1. Linebacker Brian Orakpo lined up in a four-point stance the entire first series (all of three plays). There are some NFL coaches who still think he’d be best used as a 4-3 defensive end, so it makes sense to have him play with his hand in the dirt on occasion. Orakpo likes doing this and it works at times. Like on the first play when he badly whipped the left tackle with a terrific get-off and speed around the edge. That forced Ryan Fitzpatrick up in the pocket. However, thanks to Adam Carriker collapsing the pocket with power, Fitzpatrick had nowhere to go. He sort of slid to his left, but that’s where Ryan Kerrigan was waiting. Kerrigan had looped all the way around, going behind the QB and to the other side. When the right tackle bumped into the left tackle in the backfield, it enabled Kerrigan to get home for the sack. But he got there thanks to the initial work of others.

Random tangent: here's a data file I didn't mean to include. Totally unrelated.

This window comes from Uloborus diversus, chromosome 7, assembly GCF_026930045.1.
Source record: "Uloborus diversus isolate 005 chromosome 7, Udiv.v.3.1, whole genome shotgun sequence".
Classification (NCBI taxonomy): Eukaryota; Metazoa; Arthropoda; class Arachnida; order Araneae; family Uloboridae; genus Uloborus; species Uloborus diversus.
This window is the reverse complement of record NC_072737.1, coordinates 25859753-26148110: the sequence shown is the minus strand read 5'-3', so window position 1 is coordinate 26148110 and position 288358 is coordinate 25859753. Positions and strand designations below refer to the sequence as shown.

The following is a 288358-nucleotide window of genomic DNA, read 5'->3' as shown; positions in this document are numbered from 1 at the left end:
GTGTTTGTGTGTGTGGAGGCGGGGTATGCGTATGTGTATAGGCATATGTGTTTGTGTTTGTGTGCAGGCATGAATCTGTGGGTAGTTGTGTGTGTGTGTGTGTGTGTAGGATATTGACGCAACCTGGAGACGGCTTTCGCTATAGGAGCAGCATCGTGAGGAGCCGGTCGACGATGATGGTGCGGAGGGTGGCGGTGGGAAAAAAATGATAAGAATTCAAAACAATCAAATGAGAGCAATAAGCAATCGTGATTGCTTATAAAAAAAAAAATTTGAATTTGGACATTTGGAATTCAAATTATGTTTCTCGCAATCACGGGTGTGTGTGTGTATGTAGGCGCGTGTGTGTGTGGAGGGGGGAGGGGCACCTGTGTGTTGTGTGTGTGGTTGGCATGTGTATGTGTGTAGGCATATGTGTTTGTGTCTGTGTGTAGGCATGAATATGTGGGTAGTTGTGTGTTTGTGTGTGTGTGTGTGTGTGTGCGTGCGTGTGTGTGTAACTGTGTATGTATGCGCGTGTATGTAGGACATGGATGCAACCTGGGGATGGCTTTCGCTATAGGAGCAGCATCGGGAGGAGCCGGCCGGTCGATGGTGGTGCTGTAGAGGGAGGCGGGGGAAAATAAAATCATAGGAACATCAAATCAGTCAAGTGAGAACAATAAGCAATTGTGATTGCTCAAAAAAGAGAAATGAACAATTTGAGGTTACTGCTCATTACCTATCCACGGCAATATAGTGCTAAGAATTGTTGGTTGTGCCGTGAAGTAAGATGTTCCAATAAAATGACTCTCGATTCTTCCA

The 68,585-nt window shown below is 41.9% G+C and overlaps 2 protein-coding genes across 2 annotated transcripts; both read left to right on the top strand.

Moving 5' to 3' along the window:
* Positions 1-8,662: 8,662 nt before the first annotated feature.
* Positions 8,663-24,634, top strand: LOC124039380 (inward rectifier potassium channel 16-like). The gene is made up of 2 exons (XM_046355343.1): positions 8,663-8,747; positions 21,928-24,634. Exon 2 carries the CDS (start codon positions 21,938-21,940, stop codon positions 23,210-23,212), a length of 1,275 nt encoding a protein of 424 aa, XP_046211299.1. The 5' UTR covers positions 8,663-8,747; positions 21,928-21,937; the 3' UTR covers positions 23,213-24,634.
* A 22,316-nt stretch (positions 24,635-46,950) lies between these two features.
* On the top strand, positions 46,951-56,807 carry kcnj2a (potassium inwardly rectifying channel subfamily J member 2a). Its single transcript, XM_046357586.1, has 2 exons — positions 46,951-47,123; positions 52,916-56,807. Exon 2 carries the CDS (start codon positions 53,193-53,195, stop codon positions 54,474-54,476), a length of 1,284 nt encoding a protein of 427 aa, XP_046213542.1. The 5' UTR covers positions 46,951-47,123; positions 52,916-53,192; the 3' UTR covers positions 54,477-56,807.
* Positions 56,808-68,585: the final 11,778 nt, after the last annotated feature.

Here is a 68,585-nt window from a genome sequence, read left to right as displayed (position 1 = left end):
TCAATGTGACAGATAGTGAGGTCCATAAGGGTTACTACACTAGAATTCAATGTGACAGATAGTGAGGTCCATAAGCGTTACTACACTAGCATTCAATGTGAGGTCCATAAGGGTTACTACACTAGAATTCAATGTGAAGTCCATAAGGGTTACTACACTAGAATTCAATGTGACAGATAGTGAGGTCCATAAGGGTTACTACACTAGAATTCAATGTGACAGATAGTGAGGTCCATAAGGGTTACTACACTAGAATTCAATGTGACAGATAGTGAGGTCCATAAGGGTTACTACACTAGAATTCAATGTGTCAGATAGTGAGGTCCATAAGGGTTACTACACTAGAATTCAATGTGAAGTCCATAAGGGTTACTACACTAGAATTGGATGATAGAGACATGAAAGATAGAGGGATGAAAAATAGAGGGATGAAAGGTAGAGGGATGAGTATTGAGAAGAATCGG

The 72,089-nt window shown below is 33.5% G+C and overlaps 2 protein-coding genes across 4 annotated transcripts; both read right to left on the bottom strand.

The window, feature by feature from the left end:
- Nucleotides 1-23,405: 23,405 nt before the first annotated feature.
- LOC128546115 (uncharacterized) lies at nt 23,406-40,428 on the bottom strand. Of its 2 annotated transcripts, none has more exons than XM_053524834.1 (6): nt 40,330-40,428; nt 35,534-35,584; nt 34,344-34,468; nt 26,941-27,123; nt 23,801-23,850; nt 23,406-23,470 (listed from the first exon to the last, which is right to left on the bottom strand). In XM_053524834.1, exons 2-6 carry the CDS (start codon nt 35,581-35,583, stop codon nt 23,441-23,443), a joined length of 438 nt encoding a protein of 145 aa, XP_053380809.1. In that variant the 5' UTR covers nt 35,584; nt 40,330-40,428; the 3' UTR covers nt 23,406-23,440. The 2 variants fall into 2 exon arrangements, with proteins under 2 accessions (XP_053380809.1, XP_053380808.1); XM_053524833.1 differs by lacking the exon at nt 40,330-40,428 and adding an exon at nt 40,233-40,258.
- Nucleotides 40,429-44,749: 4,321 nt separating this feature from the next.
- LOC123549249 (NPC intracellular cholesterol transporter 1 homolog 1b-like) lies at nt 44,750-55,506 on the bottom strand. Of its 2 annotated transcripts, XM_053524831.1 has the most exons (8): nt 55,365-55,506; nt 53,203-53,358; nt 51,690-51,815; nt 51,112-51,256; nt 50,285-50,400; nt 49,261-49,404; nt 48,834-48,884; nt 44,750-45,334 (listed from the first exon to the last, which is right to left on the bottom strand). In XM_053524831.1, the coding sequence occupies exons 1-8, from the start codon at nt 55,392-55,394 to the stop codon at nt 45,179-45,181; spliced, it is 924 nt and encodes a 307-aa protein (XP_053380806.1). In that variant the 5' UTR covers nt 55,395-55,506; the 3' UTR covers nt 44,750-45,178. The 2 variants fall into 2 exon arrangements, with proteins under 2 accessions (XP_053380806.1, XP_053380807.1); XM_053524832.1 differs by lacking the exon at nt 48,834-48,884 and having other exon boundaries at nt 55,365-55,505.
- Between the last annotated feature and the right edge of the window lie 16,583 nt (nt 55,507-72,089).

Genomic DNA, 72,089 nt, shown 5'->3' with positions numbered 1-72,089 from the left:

2. Orakpo’s other two rushes from this spot weren’t as productive. He used a power rush on the second one and went upfield on the third. But that was by design in part to open a blitz lane for London Fletcher. He drilled Fitzpatrick as he released the pass. It’s tough to reach Fitzpatrick because of this quick passing attack. On this play, for example, he threw the ball in 1.58 seconds.  This was the case last year when the teams met. Yes, it was a major study in contrast watching Fitzpatrick and John Beck operate on the same day. One seemed to take between 3-4 seconds each time; the other was under two seconds almost every time. Guess which one did which. You have one second. (one thousand one)… You are correct.

3. With the No. 1 defense, the Redskins sent five rushers nine times in their 11 plays. They used zone blitzes and sent defenders from the slot. They were much more aggressive than Buffalo, but that’s also the Redskins’ style. While it appeared that they showed a lot, there’s no doubt they held a lot back. But it’s also clear what the Redskins want to do anyway. It’s just a matter of when they do it and what sort of pressure they apply. They did a good job of getting one-on-one matchups via the rush.